The Conservative Lt. Governor continued, “Military in our State is not only critical to our national security, but it’s a major economic engine. And like any engine, it needs maintenance. Local communities surrounding the military installations and State leaders have a great responsibility to maintain and retain the military’s interests and secure those assets.  MSC started from the ground up. We assembled a group of top-notch retired military officers, local officials, business leaders, and state lawmakers. Now for the first time, military officials, the business community, and state leaders are communicating in an intentional and strategic way.”

Ivey said that she has recently launched a tour of several military installations, including Guard and Reserve units. These trips are focused on meeting with leadership and studying and discussing the critical needs of Alabama’s military bases.  Ivey said that there’s no replacement for first-hand experience and face-to-face communication.

Ivey wrote in her statement, “I began the tour at the 908th Airlift Wing at Maxwell Air Force Base where I met with Wing Commander Colonel Adam Willis and other key leadership. The 908th has an impressive 50-year history and is strategically located to carry out combat support and humanitarian missions on a workhorse of an aircraft, the C-130. The 908th generates a $69.3 million economic impact and employs 1,200 people. Typical of military units, it’s a well-oiled machine. Airmen take great care and personal pride in their work, and it shows. I enjoyed meeting the C-130 pilots and navigators and exploring the giant aircraft. It’s no wonder the C-130 has been in continuous production longer than any other military aircraft.  It’s truly a marvel of American ingenuity and engineering that has stood the test of time.”

The C-130 can transport utility helicopters, armored vehicles, personnel, wounded, and standard palletized cargo up to 42,000 pounds to and from combat or natural disaster zones utilizing less than desirable runways or airdrop its load directly to U.S. forces.

Col. Willis showed Ivey the aging control tower and hangars that need improvement. The condition and capabilities of facilities are important factor in the BRAC process, where Congress and the Pentagon decide whether a state gets to keep its military base or not.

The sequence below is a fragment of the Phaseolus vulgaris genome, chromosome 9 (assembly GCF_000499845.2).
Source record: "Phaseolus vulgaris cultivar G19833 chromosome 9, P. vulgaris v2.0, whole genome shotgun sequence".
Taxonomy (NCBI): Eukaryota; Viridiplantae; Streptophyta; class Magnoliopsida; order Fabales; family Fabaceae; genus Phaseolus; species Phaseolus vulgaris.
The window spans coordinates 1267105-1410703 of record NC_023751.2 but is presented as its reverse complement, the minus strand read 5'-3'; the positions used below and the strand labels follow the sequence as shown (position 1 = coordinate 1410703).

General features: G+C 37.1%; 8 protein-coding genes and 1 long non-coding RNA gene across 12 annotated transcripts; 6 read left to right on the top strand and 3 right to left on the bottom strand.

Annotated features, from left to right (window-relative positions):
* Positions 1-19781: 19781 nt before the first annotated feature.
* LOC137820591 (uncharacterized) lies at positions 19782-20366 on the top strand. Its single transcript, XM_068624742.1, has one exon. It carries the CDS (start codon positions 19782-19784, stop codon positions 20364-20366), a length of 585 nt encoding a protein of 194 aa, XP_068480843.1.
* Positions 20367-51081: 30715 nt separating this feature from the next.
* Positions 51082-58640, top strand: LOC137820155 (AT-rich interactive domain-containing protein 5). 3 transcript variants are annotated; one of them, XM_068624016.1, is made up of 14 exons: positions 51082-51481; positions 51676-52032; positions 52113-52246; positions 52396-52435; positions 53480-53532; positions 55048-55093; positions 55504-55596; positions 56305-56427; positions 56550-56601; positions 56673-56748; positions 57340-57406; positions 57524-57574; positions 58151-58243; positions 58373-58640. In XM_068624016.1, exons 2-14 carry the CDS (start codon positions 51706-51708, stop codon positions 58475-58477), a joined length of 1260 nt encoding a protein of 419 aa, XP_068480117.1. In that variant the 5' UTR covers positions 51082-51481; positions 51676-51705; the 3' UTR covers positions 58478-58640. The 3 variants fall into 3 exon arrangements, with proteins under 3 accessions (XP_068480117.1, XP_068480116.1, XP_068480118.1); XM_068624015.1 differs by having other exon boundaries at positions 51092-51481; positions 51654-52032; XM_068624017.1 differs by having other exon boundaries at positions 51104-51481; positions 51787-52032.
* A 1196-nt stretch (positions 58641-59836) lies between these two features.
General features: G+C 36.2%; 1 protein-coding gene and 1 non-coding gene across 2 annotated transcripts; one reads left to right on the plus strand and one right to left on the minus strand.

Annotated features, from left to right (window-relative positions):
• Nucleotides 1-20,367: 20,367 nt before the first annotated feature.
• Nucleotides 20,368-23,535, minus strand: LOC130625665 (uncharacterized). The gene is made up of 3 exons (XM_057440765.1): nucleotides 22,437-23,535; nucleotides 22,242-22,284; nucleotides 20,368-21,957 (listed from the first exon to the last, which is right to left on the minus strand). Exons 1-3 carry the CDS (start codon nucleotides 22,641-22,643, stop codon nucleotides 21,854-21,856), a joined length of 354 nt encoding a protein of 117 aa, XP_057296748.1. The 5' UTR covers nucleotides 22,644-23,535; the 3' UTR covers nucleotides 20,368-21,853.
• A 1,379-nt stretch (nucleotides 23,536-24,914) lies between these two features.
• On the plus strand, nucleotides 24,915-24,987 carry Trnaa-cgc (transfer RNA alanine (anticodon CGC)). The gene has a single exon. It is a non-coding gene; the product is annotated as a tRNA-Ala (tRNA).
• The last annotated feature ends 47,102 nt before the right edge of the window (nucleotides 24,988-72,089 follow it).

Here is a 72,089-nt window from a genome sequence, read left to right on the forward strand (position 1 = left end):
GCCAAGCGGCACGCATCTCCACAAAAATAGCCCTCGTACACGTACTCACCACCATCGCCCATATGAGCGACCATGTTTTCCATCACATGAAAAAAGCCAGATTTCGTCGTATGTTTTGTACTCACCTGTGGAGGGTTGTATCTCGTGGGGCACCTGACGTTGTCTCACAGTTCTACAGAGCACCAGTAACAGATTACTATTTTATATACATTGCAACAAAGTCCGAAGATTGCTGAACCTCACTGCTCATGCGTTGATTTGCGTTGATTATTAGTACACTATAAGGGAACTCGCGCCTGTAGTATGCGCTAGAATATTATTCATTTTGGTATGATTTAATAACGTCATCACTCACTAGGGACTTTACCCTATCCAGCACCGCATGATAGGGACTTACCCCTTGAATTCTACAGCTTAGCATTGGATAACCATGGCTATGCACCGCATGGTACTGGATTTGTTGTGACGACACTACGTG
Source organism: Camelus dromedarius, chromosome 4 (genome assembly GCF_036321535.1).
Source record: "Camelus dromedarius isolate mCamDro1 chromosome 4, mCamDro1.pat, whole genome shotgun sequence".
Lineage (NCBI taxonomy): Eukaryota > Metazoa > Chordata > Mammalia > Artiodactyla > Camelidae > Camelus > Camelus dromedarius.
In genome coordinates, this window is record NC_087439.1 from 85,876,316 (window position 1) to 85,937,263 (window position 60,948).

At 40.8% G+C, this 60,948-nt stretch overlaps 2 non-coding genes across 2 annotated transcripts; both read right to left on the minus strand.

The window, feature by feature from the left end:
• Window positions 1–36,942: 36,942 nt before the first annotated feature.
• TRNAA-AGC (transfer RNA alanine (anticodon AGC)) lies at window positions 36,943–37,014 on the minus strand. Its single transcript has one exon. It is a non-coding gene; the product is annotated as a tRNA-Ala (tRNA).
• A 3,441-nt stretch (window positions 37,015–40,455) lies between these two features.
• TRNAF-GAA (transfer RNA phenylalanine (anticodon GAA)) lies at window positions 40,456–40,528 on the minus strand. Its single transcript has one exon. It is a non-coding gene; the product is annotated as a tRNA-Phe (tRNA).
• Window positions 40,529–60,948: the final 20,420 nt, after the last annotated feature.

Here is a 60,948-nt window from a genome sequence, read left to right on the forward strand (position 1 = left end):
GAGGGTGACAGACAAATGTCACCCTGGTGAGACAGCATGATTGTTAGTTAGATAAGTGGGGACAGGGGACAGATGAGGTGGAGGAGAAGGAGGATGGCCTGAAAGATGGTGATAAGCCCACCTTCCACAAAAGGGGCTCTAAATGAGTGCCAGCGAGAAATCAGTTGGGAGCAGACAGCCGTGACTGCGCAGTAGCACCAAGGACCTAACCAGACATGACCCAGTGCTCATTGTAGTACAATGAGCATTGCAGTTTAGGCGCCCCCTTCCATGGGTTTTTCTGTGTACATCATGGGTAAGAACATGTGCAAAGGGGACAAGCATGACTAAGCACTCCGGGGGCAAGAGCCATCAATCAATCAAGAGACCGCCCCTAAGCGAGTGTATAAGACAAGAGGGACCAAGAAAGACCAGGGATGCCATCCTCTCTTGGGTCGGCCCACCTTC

Ivey said, “The C-130 is important to the 908th and the 908th is important to Alabama. The MSC is committed to providing the 908th with the support it needs to continue its mission. Over the next few months, I will visit other military installations and I look forward to reviewing their needs. Congress has not decided when it will authorize the next round of BRAC, but we are on the right track to be ready when it does.”

For the last five years the United States has been cutting its defense capabilities and hollowing out its force anticipating peace in the Middle East that never actually comes.  U.S. armed forces are currently engaged in Iraq fighting ISIS and providing aid to refugees.  A smaller force needs fewer military bases.

Lt. Governor Kay Ivey his running for a second term.  Her opponent in the November General Election is former Cullman State Representative James Fields (D).

 

Ivey Says She is Committed to Alabama’s Military

August 29, 2014

By Brandon Moseley
Alabama Political Reporter

Alabama Lt. Governor Kay Ivey (R) has announced that she has launched a tour of Alabama military installations.

Lt. Gov. Ivey said in a written statement, “My time in office can be characterized by my efforts to support our military. Strengthening our military assets has been a primary pillar of my service. I have long been an ardent patriot and supporter of our military men and women. My father, an Army officer, fought on the battlefields in Europe during World War II. Throughout my years in public service, I have encouraged our youth to become citizen leaders and serve their communities, State, and Nation. Like most Alabamians, patriotism is one of my core values.”